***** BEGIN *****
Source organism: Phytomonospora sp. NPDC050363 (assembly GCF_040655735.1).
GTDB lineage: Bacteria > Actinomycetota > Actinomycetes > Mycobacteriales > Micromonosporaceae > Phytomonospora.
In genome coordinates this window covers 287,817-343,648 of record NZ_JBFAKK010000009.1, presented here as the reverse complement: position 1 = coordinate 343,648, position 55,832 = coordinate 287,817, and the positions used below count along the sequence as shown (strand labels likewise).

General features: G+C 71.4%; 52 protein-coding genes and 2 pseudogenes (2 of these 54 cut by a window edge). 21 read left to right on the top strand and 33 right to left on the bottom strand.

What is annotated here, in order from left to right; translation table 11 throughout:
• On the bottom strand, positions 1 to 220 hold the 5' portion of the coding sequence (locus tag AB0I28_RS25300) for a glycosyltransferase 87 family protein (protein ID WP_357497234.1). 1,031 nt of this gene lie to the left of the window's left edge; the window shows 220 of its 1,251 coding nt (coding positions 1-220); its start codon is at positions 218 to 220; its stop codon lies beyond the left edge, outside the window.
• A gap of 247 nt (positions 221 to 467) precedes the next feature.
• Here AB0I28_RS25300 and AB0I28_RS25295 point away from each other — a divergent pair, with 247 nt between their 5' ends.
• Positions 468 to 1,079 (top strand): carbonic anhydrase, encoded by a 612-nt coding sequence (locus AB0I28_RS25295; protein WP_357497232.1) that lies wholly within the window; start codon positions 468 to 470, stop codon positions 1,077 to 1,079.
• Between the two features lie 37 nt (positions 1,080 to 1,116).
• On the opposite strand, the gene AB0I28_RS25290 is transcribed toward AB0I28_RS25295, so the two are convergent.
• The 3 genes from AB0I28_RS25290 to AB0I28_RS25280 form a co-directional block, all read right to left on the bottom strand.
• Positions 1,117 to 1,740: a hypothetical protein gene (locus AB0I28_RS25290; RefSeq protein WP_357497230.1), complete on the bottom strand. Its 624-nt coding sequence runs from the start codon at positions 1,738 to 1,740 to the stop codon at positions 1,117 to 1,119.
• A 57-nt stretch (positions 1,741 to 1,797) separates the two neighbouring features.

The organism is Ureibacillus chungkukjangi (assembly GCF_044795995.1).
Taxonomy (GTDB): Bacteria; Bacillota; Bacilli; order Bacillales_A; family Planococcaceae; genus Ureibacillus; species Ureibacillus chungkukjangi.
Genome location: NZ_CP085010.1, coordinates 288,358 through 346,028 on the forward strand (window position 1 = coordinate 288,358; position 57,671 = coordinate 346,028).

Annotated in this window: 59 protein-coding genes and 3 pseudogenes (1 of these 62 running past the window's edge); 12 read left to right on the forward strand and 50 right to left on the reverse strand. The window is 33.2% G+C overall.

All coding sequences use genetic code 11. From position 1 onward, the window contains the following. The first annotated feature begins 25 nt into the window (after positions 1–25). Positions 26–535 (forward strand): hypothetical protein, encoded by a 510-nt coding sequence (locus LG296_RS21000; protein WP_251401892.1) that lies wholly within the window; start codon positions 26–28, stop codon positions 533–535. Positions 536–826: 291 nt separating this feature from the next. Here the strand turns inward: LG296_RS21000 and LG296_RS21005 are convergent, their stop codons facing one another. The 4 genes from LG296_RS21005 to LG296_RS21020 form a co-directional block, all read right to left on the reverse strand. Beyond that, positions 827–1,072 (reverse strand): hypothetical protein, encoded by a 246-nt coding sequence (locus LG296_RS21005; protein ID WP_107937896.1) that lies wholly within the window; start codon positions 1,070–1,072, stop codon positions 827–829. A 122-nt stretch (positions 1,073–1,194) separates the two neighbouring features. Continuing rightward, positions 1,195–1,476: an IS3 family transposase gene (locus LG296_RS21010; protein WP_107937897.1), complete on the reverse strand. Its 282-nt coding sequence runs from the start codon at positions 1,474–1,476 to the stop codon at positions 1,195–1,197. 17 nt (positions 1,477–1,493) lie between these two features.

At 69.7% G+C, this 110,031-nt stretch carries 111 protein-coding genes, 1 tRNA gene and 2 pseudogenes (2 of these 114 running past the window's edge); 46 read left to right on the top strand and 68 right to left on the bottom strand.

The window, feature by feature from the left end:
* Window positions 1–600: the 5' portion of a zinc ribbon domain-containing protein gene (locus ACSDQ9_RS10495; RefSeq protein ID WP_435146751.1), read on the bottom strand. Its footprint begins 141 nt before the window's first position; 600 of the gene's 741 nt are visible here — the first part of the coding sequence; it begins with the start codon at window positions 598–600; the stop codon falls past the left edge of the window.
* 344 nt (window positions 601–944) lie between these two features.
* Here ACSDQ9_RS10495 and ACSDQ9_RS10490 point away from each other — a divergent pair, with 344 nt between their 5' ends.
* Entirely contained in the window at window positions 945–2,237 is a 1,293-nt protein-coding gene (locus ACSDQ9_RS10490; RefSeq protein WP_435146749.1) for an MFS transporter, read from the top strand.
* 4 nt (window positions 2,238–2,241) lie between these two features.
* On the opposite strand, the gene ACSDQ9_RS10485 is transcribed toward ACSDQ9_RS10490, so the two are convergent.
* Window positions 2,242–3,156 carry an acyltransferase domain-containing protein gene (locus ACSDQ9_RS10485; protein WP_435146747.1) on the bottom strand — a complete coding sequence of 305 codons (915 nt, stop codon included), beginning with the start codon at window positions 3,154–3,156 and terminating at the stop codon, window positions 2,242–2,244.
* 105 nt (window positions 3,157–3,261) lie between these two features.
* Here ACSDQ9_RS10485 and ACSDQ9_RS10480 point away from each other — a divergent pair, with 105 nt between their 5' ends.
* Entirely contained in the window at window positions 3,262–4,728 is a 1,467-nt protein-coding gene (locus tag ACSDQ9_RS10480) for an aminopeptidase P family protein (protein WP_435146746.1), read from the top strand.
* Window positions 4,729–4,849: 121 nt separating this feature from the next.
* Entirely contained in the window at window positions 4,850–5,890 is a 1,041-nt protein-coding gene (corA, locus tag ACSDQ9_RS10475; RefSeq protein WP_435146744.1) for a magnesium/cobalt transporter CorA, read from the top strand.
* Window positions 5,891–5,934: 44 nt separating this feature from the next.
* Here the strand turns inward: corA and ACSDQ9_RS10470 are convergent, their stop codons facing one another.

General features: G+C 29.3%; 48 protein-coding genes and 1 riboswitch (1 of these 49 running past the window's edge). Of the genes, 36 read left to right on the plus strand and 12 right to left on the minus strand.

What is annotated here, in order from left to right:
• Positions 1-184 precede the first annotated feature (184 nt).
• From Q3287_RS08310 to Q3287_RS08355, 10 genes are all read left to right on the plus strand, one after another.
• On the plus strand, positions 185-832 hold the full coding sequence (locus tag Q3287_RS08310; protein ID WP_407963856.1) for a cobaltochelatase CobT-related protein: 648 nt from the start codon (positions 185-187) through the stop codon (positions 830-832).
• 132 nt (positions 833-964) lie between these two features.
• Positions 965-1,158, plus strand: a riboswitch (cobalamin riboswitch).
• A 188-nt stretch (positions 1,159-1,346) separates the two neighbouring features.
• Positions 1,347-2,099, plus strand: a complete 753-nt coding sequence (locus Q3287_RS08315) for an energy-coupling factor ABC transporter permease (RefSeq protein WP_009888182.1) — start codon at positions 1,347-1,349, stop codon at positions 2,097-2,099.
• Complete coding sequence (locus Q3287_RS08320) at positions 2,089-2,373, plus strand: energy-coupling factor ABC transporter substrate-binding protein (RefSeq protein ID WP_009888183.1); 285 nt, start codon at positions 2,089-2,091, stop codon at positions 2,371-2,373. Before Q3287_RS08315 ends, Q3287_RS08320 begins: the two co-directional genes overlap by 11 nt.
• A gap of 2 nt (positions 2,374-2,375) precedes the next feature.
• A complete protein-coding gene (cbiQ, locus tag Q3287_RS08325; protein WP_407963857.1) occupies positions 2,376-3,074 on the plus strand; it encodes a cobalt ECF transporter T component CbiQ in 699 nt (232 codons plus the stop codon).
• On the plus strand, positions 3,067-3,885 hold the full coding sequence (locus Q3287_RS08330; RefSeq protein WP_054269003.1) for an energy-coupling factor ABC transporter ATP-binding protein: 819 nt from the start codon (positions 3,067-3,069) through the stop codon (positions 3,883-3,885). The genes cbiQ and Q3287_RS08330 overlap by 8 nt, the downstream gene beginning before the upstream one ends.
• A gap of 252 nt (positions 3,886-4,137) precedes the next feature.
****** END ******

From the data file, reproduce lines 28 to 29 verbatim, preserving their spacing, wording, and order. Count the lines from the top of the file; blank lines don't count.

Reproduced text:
* Window positions 2,242–3,156 carry an acyltransferase domain-containing protein gene (locus ACSDQ9_RS10485; protein WP_435146747.1) on the bottom strand — a complete coding sequence of 305 codons (915 nt, stop codon included), beginning with the start codon at window positions 3,154–3,156 and terminating at the stop codon, window positions 2,242–2,244.
* 105 nt (window positions 3,157–3,261) lie between these two features.